Yost plans to bat Kendall ninth in order
Unconventional batting order could help Brewers score more
PHOENIX -- The sound will start to become more familiar to Brewers fans: "Batting ninth, Jason Kendall."
What? Kendall in the nine hole for a National League team?
Is manager Ned Yost joking?
Nope, that's the plan that Yost has in mind. Listening to the logic of it, Yost's strategy makes sense. He said Saturday that he's taking advantage of Kendall's versatility and his propensity for hitting ground balls.
"We've done studies on this," Yost said. "It's not just that we come up one day and say, 'You know, Jason Kendall's gonna hit ninth.'
"You've had a lot of smart people looking at it and crunching numbers and seeing if, numbers-wise, it made sense."
Those smart people decided that batting Kendall ninth, a departure from the conventional baseball wisdom of batting the pitcher in the final spot, did make sense. They thought it gave the Brewers an edge, which should translate into an opportunity to score more runs.
"More runs means more wins," Yost said. "Sometimes, you've gotta get outside the box a little bit."
In explaining the reasoning behind this decidedly outside the box move, Yost said the Brewers thought hard about what would make their lineup the strongest in terms of production from the day they signed Kendall in the offseason.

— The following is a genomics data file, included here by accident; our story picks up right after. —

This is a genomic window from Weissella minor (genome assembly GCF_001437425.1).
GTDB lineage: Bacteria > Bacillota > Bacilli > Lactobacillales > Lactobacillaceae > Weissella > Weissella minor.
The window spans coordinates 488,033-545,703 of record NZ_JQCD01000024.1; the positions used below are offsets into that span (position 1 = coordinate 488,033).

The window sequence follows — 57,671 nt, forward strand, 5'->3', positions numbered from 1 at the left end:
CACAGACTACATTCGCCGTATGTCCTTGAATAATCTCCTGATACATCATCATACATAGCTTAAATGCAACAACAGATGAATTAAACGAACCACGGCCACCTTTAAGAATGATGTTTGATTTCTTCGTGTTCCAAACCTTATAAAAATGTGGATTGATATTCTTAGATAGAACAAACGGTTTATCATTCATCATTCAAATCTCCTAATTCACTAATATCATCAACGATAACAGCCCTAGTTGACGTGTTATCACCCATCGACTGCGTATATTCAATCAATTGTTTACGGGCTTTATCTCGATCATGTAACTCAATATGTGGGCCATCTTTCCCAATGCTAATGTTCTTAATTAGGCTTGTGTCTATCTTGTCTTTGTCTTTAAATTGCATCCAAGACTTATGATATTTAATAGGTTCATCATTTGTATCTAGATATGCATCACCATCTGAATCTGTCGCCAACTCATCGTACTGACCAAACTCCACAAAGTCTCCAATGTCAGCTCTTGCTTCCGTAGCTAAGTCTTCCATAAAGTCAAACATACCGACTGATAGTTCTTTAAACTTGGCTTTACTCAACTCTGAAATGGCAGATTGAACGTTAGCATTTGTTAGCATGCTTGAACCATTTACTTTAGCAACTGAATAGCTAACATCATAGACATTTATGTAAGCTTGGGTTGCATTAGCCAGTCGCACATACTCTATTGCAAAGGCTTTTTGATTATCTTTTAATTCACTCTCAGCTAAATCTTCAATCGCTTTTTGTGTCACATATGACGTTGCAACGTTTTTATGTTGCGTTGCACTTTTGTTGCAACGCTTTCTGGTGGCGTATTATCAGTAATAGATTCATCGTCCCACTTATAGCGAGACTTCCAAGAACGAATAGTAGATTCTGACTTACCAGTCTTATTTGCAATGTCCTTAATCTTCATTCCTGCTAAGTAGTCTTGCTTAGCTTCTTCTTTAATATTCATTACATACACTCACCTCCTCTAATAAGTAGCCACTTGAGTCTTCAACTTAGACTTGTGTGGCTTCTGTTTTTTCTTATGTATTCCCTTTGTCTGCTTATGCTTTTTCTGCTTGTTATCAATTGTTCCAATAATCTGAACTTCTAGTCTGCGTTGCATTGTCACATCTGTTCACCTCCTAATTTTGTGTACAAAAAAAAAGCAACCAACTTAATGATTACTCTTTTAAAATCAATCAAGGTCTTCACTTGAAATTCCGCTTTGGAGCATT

Their number crunching kept suggesting that Kendall at No. 9 wasn't a bad idea. It would give Ryan Braun and Prince Fielder a chance to knock in more runs, Yost said.
Was it a tough move to sell? For how does a manager go to a veteran ballplayer like Kendall and ask him to bat in what, throughout baseball's history, has been the pitcher's spot in the order?
Kendall said Yost didn't have to do a bit of selling.
Sure, batting an everyday player ninth was an unconventional move, Kendall said. But baseball wisdom isn't the same as it was when his father, Fred Kendall, caught in the Majors in the 1970s and early '80s.
Since then, the baseball book has been rewritten. Or if not rewritten, it's been tinkered with here and there.
So with Kendall batting ninth, the Brewers will end up with two leadoff hitters as the lineup turns over. That's the thinking behind the move.
And how does the 34-year-old Kendall feel about it?
"Shoot, if it works, I'm all for it," said Kendall, who split the '07 season with the Athletics and the Cubs.
He's not bothered by any of it. He knows that baseball has evolved, and he also knows that Yost and the Brewers put plenty of thought into this move, a point that Yost stressed as well.
"But it doesn't bother me, really," Kendall said. "I'm not just saying that. Whatever it takes to win. I mean, I'm at a point in my career -- I always want to win -- that if that's what they want, that's fine.
"I have no problem with it."
Yost stressed that the move works only because of Kendall and the type of player he is.
"You've gotta have a special player in order to do it," Yost said. "You've gotta have a high on-base guy that puts the ball in play and takes a lot of pitches."
That 'guy' is Jason Kendall.
Justice B. Hill is a senior writer for MLB.com. This story was not subject to the approval of Major League Baseball or its clubs.